After completing the base maps showing the existing green complex, most architects will discuss the new greens with their client and the course superintendent. The designer may want to know which of the existing greens the members/players like. This may not only have an effect on which greens remain similar, but it gives the designer an idea what the membership likes. You may also ask which greens the members do not like, so you know what to avoid. After some initial meetings, it is time to start some preliminary sketches.
Every architect probably has a different way of starting their preliminary design, but many find it useful to view the green complexes from the landing area to visualize what the new green will look like. Of course, with the base map in hand, showing the topography of the existing green complex, the proposed green should fit into the natural flow of the ground. An experienced designer will make the new green fit in with the site. As the designer looks at each individual green site, he/she may also want to mentally access whether or not too many of the greens are being oriented for the same type of golf shot. In other words, do fifteen of the eighteen greens favor a draw or a fade? A good designer should try and balance the design so that no one golfer consistently has the advantage.
Consider All Golfers
While working in the preliminary stage, the designer will also have to consider that many of the golfers will not be able to execute the preferred shot to a particular green. Alternate routes are always a good idea. Island greens and forced carries may sometimes be appropriate, but whenever possible, you should give the high handicap player a chance to play the hole.
Diagonally oriented greens, with proper bunker placement, can offer great flagstick placements behind bunkers; yet still afford a run-up shot to the putting surface. The run-up shot may be more difficult or impossible to get close to the flagstick, as the preferred shot should be rewarded, when possible.
Continuing that same philosophy, many designers feel that it is always to give players a “bail out” area around the green complex where possible. However, if a player “bails out,” they should not be rewarded with a better birdie opportunity than the player who hit the riskier shot. This is an easy concept to understand, but may not be so easy to execute for someone who has never designed greens. Again, experience pays off.
Playability is Key
Green contouring is about as individual as fingerprints. However, all successful greens must have one thing in common. They must be playable. We have all encountered putting surfaces that are marginal, and probably even unplayable, but those are the exception rather than the rule. While some skilled designers prefer to put most of their movement within the putting surface proper, others like to incorporate the movement on the perimeter of the surfaces and run it onto the surfaces. An example of this would be carefully placing mounds around the perimeter of the green and tailing the mounds onto the putting surface. By doing this, you create some very interesting contours without using up too much of the cuppable area within the putting surface. These “tailing mounds” are also very helpful in segmenting the cupping areas. An ideal green may be a three lobed configuration with a “tailing mound” separating each cupping area. Each cupping area should offer six or seven cup placements. Balls stopping within the appropriate segment should offer a relatively easy putt within fifteen or twenty feet. Balls stopping on the edge of the green or in a different segment of the putting surface may require a double break or putting over a mound. Nothing impossible, but a more challenging putt.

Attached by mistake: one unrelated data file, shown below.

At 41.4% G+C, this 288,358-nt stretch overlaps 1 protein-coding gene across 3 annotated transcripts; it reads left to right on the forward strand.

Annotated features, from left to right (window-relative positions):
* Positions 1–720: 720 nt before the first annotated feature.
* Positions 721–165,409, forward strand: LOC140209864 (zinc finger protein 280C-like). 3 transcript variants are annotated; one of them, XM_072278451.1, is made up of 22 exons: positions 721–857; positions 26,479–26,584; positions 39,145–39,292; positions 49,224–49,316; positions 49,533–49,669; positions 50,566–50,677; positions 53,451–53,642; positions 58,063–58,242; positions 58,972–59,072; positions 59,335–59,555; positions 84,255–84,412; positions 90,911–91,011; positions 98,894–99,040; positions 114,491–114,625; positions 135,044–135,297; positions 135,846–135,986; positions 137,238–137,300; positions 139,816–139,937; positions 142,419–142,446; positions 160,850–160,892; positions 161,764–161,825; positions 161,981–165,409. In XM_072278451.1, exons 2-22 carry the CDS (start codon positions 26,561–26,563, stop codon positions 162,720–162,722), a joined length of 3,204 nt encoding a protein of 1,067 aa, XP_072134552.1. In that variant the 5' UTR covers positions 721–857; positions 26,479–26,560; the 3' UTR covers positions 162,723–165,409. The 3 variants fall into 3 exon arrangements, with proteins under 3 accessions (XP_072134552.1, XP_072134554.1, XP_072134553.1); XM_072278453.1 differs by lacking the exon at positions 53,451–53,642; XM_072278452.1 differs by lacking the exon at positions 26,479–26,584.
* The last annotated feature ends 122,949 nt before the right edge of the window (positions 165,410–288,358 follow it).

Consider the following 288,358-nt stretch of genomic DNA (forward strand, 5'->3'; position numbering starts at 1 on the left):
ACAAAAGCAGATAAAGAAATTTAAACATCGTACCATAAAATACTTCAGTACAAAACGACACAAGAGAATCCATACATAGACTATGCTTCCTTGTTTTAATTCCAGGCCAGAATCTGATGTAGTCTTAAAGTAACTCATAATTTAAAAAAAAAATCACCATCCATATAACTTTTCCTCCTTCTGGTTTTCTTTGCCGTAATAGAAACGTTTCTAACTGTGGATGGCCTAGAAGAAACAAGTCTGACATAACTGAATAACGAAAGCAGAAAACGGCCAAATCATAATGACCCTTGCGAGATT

Multiple-level greens have their place and are quite effective when used properly. They are best used to counteract a green site that slopes excessively from back to front. A multi-level green used here eliminates building a putting surface that slopes so severely that players cannot stop a ball close to the cup on downhill putts. It also keeps you from building a one level green where the front is built up so high that it looks completely un-natural. The secret to building a functional multi-level green is in the transition between the platforms. Many of the older multi-level greens use way too much of the putting surface in the transition between levels. It is not unusual to see as much as a third or half of a green un-cuppable due to the transition slope.
It is critical, during the initial grading of a multi-level green, to over exaggerate the slope between the two levels. It is also critical that the slope between the levels be flat and not convex or humped. As the green is built up with the various rock and top mix layers, the slope begins to mellow. What was previously a severe slope is now much more acceptable.
After the top mix has been installed, the designer should work with the superintendent to determine the final contouring, so as to avoid scalping the crown when grass is established.
One final tip: When fine grading the sub-surface or putting the final float on the top mix, do not “work” the slope from one level to the next. Work the top and bottom decks like they were separate greens, leaving the slope crisp, and on the last few passes, tie the slope in.